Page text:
Throughout the summer, Soapbox will profile each of the eight finalists in the Artworks Big Pitch competition, presented by U.S. Bank, which offers artists, makers, designers and creative entrepreneurs a chance to claim up to $20,000 in cash prizes, as well as pro-bono professional services. The competition concludes August 27 at the American Sign Museum with the eight finalists each giving five-minute presentations to a panel of judges. You can read Soapbox’s article on the Big Pitch here.
It may seem hard to believe, but some people still like to make things with their hands. Brian Stuparyk, founder of Steam Whistle Letterpress
, is one of those people.
Stuparyk studied photography initially, but by the time he graduated college, photography was already making the digital shift, something that didn’t interest him as much.
“I really liked being in the darkroom. I liked working with the equipment and creating things, and I liked the science of it all,” Stuparyk says.
He discovered printmaking while doing production for a newspaper. For Stuparyk, it combined the mechanical processes that he liked about analog photography with art and creativity.
“The other obvious part about printmaking is that someone is still going to hire your services,” Stuparyk says. “Very few people will hire a photographer using film when they can get digital. But with letterpress, you can’t achieve this kind of quality any other way.”
Stuparyk’s production is split between a Main Street storefront in Over-the-Rhine
and a space in the Essex Studios
. Both are filled with machines anywhere from 40 to 100 years old. Despite the fact that newer machines may be cheaper and quicker at turning out product, Steam Whistle prefers older machines because, according to Stuparyk, they produce a higher quality product.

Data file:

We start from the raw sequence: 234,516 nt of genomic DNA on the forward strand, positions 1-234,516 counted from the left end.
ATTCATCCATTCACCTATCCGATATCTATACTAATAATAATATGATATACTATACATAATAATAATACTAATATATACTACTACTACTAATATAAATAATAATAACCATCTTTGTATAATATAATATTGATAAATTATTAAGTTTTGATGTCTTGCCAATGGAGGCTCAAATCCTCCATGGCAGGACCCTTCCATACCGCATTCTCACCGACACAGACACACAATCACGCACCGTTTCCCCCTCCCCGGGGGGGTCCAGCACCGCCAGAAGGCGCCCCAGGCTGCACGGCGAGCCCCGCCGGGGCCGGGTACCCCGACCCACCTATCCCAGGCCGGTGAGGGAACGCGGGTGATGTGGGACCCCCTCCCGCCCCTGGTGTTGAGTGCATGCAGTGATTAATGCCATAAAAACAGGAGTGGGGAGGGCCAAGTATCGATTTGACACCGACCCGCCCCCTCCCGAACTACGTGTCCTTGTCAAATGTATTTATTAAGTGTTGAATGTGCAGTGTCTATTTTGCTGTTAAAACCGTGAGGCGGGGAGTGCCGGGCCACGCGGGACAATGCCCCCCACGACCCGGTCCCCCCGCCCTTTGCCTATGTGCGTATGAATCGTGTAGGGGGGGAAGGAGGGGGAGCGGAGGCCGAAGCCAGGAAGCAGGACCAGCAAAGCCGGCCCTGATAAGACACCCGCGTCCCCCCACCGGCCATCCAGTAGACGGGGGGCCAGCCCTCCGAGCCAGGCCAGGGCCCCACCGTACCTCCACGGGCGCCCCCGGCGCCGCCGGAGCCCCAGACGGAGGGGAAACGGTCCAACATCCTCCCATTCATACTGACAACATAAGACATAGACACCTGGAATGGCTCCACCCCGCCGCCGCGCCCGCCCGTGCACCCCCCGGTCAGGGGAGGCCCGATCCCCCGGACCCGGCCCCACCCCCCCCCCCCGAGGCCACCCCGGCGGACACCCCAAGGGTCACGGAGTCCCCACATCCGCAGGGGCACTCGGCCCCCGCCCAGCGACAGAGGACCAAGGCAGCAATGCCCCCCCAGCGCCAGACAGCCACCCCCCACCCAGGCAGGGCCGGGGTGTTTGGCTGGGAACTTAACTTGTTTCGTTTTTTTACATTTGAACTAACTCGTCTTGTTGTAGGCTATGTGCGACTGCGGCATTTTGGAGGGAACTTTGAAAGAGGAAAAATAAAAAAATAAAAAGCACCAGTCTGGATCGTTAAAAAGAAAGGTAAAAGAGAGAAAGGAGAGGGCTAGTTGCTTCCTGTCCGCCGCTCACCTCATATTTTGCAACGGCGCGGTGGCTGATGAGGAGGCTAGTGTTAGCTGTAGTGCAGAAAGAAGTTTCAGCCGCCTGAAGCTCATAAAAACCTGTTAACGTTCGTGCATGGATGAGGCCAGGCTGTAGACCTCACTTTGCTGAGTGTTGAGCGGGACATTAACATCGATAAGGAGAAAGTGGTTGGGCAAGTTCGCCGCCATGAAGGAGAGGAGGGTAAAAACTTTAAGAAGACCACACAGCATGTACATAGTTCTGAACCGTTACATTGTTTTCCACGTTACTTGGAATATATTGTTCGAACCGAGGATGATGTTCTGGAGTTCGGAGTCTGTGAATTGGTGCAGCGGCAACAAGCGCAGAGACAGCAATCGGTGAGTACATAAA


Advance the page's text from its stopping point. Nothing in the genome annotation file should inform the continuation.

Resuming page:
“If you do something really, really well, people will gravitate to that,” Stuparyk says. “With Steam Whistle, the quality was the first thing I really had to conquer. We’ve done that, and I’d put our printing up against any other shop in the country.”
Since incorporating as a business in November 2011, Steam Whistle products can now be found in more than 20 U.S. states, as well as in Canada. The requests for custom work have begun piling in, and the company has begun working with a sales rep in New York, substantially increasing the brand's visibility. At this point, Stuparyk’s biggest issue is how to deal with the growth.
“Currently, I’m working 80 to 85 hours a week, and I’m finding that there aren’t enough hours in the day to keep up with the work that’s coming in. I’d like to consolidate all my equipment into one shop and hire another employee, but I need to get the financing right to make it work.”
For this reason, Stuparyk entered into the Artworks Big Pitch competition
“If I do win the competition, I know I’ll be able to put the money to work right away,” Stuparyk says. “What’s been great is getting that reassurance from the mentors that Artworks
has connected me with."
Stuparyk would like to sell Steam Whistle products in all 50 states, begin working with more Cincinnati businesses and be recognized as a leading brand in the letterpress industry. He already partners with stores like OTR’s Rock Paper Scissors
and Noble Denim
, a fellow Big Pitch finalist.
“I want to keep growing the business and keep doing it here in Over-the-Rhine,” Stuparyk says. “The more I grow, I know it will benefit my partners and the community as well, so I’m hoping to keep growing and keep funneling that growth back into the city and community."
Check out these other Artworks Big Pitch finalists: